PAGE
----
While the original attention mechanism learns dependencies between a source and target sequence, self-attention learns dependencies within a single sequence. It computes the relevance and relationships of the other words in the sequence to the target word. This idea is so powerful that the Transformer architecture was able to completely eliminate the RNN encoder and decoder, replacing them with self-attention for learning how the words in a sequence relate!

Self-attention has a few other advantages:

  • Long-distance dependencies are more manageable because relationships between words are modeled as positionally invariant.
  • Unlike RNNs, self-attention does not rely on sequential processing, so computations can happen in parallel (taking advantage of what GPUs do best).
  • Using self-attention for seq2seq is more computationally efficient (fewer number of steps) than both RNN-based and convolution-based seq2seq networks.

I’ll leave off with my favorite visualization from Google’s blog post on the “Transformer: A Novel Neural Network Architecture for Language Understanding”:

Transformer handling coreference resolution How the Transformer works: it “starts by generating initial representations, or embeddings, for each word. … Then, using self-attention, it aggregates information from all of the other words, generating a new representation per word informed by the entire context. … This step is then repeated multiple times in parallel for all words, successively generating new representations.”

The Transformer’s ability to understand that “it” is the “animal” in the context of “it” being “tired”, while “it” is the “street” in the context of “it” being “wide” (also known as coreference resolution) – that’s totally bonkers to me.

Definitely do check out the full blog post and paper!

Diversions and a Breakthrough

On a more personal note, I’d feel amiss not to talk about the struggle I’ve had with sticking to my own schedule this summer, and the mental shift I’m working to embrace.

Here’s a non-exhaustive list of things that ended up distracting me from my stated topic of the attention mechanism this week:

  • Ramping up on the competition’s Rotten Tomatoes movie review data set (the format was not what I was expecting).
  • Ramping up on using language model transfer learning and fine-tuning for text classification (à la ULMFiT).
  • Getting lackluster results with said transfer learning using the competition data, then figuring out that fine-tuning with IMDB first worked much better.
  • Trying to make a dent in my model training infrastructure debt.
  • Adding sampling to my seq2seq VAE code fork from last week3.

And I could have made a similar list every week of the program so far.

I’ve been trying to fight through a pattern that’s emerged week after week for me so far as a scholar – and I think I’d do better to just embrace the pattern. When designing my syllabus, I scheduled one full week each to both learn and implement some heavy topics: RNNs, conditioned LSTMs, seq2seq VAEs, and now the attention mechanism.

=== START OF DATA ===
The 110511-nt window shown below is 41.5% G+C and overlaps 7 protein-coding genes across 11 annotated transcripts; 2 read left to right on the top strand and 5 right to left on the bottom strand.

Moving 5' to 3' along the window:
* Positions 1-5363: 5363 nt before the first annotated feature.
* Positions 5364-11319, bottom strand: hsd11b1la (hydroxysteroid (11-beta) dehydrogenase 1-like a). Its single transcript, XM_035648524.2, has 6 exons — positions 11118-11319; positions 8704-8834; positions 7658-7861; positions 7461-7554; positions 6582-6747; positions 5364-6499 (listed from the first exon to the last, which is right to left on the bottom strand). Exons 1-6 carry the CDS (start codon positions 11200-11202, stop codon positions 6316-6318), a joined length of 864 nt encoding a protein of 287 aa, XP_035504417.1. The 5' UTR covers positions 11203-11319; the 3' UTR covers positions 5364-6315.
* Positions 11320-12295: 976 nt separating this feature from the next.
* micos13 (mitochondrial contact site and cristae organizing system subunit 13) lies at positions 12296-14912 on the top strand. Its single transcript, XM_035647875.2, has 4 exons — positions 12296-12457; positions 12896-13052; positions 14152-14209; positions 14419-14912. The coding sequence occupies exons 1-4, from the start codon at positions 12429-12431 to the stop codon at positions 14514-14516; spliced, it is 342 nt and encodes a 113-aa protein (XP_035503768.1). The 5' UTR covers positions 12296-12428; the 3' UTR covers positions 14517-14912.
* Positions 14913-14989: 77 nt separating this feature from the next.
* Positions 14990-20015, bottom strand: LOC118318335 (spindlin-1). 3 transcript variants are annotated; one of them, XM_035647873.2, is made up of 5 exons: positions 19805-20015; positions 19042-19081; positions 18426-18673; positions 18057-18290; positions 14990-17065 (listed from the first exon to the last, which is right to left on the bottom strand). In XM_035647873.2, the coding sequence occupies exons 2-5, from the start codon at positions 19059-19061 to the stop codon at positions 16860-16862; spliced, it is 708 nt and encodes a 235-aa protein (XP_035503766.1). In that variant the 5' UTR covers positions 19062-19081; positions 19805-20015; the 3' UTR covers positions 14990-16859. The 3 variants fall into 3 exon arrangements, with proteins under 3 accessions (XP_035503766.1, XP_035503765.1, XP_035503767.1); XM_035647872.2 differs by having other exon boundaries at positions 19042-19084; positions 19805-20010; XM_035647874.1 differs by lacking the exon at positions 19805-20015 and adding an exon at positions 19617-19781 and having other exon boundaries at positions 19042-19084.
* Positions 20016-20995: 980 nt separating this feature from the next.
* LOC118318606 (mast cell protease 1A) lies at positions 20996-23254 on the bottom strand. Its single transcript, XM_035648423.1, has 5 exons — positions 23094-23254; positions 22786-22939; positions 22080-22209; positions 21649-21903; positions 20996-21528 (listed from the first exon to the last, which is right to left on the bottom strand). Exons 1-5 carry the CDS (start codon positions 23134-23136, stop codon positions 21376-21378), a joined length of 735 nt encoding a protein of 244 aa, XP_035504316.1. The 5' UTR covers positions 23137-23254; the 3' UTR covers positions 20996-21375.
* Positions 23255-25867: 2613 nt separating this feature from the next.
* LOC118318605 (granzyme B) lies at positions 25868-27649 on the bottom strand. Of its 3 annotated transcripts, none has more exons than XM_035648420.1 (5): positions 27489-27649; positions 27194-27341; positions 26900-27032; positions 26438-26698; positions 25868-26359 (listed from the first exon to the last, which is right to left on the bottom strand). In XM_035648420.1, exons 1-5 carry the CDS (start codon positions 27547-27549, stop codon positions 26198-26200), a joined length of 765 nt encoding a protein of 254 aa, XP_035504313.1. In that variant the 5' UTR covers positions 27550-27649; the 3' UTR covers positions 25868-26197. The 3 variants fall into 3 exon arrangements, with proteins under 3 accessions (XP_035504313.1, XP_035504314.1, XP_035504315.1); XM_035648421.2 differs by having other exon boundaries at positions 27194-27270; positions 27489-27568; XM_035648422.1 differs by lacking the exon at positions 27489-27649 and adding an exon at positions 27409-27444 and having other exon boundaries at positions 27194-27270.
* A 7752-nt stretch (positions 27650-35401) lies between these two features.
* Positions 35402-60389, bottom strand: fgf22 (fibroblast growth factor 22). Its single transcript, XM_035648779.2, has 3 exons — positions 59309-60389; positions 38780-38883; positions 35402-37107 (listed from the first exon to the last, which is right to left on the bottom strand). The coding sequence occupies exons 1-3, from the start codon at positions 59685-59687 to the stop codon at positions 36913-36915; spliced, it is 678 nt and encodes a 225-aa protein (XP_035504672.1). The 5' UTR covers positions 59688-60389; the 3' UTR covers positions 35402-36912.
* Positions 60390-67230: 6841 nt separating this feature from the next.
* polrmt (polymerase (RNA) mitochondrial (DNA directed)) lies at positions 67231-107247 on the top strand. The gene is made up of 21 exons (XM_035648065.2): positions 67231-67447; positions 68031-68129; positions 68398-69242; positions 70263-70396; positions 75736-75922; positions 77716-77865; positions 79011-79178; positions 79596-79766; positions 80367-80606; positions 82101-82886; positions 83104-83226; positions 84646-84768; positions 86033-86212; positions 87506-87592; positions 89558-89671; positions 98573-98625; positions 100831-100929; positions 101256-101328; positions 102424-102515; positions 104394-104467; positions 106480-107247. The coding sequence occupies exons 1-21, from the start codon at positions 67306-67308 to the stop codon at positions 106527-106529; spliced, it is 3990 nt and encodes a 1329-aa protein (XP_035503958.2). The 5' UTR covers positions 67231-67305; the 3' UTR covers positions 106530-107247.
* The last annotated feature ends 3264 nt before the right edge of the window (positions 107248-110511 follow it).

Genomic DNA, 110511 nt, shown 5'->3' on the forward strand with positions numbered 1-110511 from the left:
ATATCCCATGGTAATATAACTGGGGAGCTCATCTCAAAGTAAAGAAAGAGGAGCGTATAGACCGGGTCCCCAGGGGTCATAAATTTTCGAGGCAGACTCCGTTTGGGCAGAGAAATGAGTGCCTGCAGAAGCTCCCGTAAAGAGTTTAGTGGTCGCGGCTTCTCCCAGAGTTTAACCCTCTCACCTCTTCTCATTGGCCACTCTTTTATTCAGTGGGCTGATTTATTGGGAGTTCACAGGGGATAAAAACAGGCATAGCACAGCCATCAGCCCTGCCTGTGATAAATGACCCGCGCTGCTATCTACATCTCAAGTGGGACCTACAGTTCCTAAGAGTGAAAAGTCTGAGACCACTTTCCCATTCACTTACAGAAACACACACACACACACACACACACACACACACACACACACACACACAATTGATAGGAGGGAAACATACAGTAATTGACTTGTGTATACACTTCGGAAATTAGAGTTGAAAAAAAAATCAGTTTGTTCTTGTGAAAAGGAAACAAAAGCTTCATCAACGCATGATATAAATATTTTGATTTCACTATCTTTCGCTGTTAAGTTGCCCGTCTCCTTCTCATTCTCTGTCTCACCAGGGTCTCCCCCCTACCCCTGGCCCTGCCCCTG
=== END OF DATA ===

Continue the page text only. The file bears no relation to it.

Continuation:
But with each topic so far, it’s taken me about that one week just to understand the concepts at a high-level and start tinkering with code. I’ve only internalized each topic well enough to reasonably apply it by the following week.

So instead of feeling like I’m failing in some way every week, I am taking the hint that I just need a little more time with these topics, and that is totally fine. My syllabus has provided me with a clear, instructive path through the first 8 weeks of the program, and even if slightly delayed – I’m making a lot of progress, and I’m getting stuff done. This is what matters.

Next week, I expect to implement attention in an LSTM-LM model, as part of my first week on model interpretability (a topic I am particularly excited about).

Follow my progress this summer with this blog’s #openai tag, or on GitHub.


  1. I started using the acronym LSTM-LM last week to mean LSTM-based Language Models. And while we’re here, a reminder that LSTM stands for Long Short-Term Memory (good explainer). Later, seq2seq VAE == Sequence-to-Sequence Variational Autoencoder; RNN == Recurrent Neural Network; NLP == Natural Language Processing. 

  2. By the way (because this was an idea on my syllabus draft for a while), an attentive seq2seq VAE would be ineffective. Why? The network is going to be as lazy as you allow it to be, and it just won’t bother learning to use a thought vector, variational or otherwise, when it can simply search with attention as needed. 

  3. Quick sidebar follow-up from last week: I mentioned that the seq2seq VAE code that I forked hadn’t implemented sampling, so I shared the homotopies it could generate instead. My mentor Natasha then pointed out that sampling is actually very simple to implement. She was right (per usual) - so I added to my fork this week! 


Nadja does not particularly enjoy writing about herself.